Carter was peerless in New Zealand’s 51-22 win, scoring 21 points with the boot and toying with the Scottish defence through his range of running, passing and kicking skills.
It was a far cry from the final scene at his previous outing in Brisbane on October 20, when Carter’s dropped goal attempt from straight in front of the posts sailed wide, leaving the All Blacks locked 18-18 with the Wallabies.
McCaw said Carter – who hasn’t scored a try for 16 Tests – underlined why he remains such a crucial part of the All Blacks’ attacking arsenal.
“He’s pretty happy in the shed. I think he was pretty disappointed the last time we were out but he had a hell of a good game,” McCaw told reporters.
“He’s got a good knack of realising when it’s on. That fend when he has a wee bit of space is pretty deadly. It’s great to see him playing like that.”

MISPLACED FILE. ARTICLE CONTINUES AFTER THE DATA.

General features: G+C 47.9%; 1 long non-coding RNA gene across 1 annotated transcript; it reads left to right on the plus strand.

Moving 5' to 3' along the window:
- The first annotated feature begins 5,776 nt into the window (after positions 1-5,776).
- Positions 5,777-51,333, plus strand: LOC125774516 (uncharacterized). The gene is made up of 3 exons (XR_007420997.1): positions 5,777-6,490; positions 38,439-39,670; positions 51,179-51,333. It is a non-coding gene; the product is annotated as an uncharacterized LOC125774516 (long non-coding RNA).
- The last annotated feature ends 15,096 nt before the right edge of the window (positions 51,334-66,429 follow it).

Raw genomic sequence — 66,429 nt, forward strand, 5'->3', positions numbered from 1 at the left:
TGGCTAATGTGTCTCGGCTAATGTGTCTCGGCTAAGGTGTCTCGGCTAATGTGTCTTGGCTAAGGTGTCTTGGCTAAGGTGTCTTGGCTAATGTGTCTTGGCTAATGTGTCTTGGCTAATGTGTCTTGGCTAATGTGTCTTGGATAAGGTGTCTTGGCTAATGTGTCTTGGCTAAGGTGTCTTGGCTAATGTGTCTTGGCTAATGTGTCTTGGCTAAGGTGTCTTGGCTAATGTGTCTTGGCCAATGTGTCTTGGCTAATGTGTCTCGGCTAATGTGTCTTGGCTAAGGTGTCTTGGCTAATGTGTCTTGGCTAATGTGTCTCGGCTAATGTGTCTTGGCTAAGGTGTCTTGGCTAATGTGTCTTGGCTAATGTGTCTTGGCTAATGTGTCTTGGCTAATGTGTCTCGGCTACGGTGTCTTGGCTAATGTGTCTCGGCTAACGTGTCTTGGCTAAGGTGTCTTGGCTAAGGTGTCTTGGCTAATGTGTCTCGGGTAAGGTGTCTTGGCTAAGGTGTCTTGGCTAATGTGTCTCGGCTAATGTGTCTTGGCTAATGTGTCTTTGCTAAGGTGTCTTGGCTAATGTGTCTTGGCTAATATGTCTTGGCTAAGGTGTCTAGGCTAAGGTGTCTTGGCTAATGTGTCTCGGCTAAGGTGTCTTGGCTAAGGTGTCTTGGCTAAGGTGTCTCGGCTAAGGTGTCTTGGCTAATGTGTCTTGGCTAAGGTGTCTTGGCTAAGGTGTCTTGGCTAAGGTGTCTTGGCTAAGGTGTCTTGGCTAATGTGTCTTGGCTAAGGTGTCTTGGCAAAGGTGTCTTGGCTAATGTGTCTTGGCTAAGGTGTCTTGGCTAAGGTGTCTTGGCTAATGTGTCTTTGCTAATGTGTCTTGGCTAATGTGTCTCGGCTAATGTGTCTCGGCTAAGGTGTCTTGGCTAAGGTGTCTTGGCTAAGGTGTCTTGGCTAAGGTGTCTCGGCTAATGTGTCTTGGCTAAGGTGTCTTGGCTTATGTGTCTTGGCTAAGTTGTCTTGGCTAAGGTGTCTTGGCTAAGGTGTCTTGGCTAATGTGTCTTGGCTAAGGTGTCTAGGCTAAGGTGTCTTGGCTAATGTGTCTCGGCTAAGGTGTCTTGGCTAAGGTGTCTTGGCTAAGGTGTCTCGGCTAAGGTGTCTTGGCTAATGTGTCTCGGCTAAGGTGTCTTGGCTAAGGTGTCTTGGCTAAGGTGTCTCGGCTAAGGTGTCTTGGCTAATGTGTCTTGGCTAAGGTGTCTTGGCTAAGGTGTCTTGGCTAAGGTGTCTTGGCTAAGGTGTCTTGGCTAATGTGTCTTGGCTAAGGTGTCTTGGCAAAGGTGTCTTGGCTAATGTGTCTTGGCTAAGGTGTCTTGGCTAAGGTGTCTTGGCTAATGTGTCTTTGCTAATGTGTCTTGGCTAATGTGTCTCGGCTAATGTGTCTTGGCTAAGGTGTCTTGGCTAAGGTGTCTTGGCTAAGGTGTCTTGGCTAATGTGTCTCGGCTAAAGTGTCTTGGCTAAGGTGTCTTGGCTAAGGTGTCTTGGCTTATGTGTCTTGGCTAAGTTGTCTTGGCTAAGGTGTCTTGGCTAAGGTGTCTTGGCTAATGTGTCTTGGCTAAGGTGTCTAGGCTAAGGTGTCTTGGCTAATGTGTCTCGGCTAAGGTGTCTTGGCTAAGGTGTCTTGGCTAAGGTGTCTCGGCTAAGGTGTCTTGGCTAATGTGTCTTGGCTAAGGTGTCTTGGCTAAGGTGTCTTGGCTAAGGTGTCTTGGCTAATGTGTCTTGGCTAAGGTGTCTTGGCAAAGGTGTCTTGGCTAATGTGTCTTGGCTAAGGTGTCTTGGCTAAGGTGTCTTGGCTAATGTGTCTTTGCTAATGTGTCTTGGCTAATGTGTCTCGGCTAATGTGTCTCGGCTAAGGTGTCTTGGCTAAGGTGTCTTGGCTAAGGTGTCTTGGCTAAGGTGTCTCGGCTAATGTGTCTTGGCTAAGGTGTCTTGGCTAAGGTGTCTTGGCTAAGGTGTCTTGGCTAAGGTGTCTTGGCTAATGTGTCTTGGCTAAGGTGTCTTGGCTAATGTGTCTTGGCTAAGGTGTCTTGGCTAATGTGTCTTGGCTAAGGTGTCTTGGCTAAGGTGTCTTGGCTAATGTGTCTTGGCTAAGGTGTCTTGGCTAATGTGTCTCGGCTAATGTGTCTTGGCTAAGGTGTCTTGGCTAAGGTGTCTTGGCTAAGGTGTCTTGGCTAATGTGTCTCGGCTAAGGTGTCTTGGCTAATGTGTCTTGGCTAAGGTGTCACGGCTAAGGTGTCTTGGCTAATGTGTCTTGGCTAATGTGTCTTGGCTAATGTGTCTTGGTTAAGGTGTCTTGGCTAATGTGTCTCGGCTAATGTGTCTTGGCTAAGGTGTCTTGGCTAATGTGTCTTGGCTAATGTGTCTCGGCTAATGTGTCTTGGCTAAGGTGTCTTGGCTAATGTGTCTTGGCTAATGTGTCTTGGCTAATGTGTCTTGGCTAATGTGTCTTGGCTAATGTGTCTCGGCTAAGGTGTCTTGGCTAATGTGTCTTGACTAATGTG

Carter, 30, extended his all time Test record points haul to 1381.
He and halfback Piri Weepu also became the most capped halves pair to play an All Blacks Test together. Their 160 combined caps surpasses the 147 that long-serving partnership Justin Marshall and Andrew Mehrtens took onto the field against the Springboks at Johannesburg in 2004.
A typically modest Carter said he and a fitter-looking Weepu could control play behind a clinical All Blacks forward effort at Murrayfield.
“We wanted to get this tour off to a good start and we were up against a Scotland side full of energy and intensity and they really took it to us, so I’m really pleased to get off on the right foot,” he told BBC.
“It was pleasing for us to score a few tries but there are still a few areas to work on.”